Blog Posts in 2010

  • Melendez-Diaz Confronts the 6th Amendment

    Prospective clients frequently call to ask whether it’s possible to appeal their convictions based on the Supreme Court’s ruling in Melendez-Diaz. In Luis E. Melendez-Diaz v. Massachusetts, 557 U.S. ___ (2009) [No. 07-591. Argued November 10, 2008-Decided June 25, 2009], the Court held that a defendant has a due process right, under the Confrontation Clause of the Sixth Amendment, to confront and ...
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  • Turner Trial Testimony

    As a television commentator, and when interviewed by print reporters, I have been asked whether I think the defendant made a mistake in testifying at his trial in United States v. Charles Turner, [No. 08-cr-10345]. Of course, as with so many things, hind-sight is 20/20 and the defendant’s conviction on all counts, including making false statements, may well suggest the jury didn’t believe his ...
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  • Could Philip Markoff’s Suicide Have Been Prevented?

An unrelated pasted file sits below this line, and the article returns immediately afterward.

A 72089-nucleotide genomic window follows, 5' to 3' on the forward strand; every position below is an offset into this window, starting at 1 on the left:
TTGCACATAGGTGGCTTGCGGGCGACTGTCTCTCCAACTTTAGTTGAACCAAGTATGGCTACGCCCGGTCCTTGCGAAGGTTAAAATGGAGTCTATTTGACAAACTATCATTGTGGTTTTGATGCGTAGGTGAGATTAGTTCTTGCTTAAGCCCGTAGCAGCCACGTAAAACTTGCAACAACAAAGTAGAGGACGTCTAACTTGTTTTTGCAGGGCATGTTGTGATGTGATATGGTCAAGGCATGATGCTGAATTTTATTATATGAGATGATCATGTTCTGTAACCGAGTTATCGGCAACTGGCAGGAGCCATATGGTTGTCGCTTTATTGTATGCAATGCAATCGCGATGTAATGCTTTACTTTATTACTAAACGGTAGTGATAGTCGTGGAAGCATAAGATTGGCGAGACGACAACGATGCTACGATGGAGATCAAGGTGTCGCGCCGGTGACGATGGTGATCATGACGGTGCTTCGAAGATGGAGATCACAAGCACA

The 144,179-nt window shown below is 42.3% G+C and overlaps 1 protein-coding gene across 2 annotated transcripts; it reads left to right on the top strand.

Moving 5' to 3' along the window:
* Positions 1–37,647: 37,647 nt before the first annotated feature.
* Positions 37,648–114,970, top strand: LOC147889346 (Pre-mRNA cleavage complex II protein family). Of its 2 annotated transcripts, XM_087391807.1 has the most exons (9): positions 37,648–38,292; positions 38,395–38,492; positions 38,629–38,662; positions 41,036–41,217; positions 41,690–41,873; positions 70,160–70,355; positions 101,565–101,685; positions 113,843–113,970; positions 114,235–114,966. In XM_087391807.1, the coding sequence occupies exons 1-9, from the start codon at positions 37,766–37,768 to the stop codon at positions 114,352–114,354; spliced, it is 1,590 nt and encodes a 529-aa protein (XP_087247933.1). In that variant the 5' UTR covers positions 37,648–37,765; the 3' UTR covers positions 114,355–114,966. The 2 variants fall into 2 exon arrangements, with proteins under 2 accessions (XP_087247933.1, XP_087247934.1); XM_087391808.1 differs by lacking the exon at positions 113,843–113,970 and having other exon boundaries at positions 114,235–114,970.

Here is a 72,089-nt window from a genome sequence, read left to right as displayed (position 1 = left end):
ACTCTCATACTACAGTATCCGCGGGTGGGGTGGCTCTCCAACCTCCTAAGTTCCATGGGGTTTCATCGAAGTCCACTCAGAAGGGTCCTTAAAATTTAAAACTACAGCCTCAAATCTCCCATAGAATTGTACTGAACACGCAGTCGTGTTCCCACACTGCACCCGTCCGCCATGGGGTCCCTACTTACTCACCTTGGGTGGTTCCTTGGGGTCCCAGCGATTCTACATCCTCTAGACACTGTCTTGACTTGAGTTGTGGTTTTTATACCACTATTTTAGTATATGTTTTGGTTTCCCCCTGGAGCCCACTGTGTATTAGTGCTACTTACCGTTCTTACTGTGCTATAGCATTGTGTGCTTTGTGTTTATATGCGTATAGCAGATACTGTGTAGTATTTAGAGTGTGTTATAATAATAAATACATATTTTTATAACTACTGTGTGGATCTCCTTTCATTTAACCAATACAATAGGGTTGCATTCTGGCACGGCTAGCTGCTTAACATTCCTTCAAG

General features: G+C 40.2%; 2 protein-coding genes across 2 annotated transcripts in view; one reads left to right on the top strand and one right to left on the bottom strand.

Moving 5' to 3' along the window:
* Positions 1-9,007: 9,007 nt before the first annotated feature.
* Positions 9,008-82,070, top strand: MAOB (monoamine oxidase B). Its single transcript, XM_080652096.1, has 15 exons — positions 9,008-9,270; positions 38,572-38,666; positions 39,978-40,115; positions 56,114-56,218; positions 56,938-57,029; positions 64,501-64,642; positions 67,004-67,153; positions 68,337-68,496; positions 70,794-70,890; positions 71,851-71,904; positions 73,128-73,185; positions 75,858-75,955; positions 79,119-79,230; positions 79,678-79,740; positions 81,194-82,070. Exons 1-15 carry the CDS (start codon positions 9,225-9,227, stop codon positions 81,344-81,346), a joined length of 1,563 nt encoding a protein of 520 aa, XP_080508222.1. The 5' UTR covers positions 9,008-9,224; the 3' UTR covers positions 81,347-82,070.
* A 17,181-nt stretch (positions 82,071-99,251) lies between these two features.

I have been asked , as a former Sheriff, whether anything could have been done to prevent the apparent suicide of accused murderer Philip Markoff. Hindsight is always 20/20 in situations such as these and without knowing all the relevant facts, any related comments should issue with caution. Still, the general answer is "yes" there are certain security measures/options available to corrections ...
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  • Peer to Peer (P2P) Networks and Child Pornography

    One of the more disturbing recent prosecutorial trends is the government’s increasing focus on Peer to Peer (P2P) file sharing networks as a basis for bringing charges of disseminating/distributing child pornography against subscriber/users whose only act to view shared files. In most states, such charges carry significantly enhanced penalties, including mandatory minimum terms in state prison. ...
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  • Commonwealth v. Adjutant – Careful What You Wish For

    One of the more helpful SJC decisions in the past few years for the defense bar is Commonwealth v. Adjutant, 443 Mass 649 (2005), which allows the defendant to present evidence of the alleged victim’s propensity to violence as a way to establish who was the initial aggressor in cases involving acts of violence, including murder. It is particularly helpful in self-defense cases because the ...
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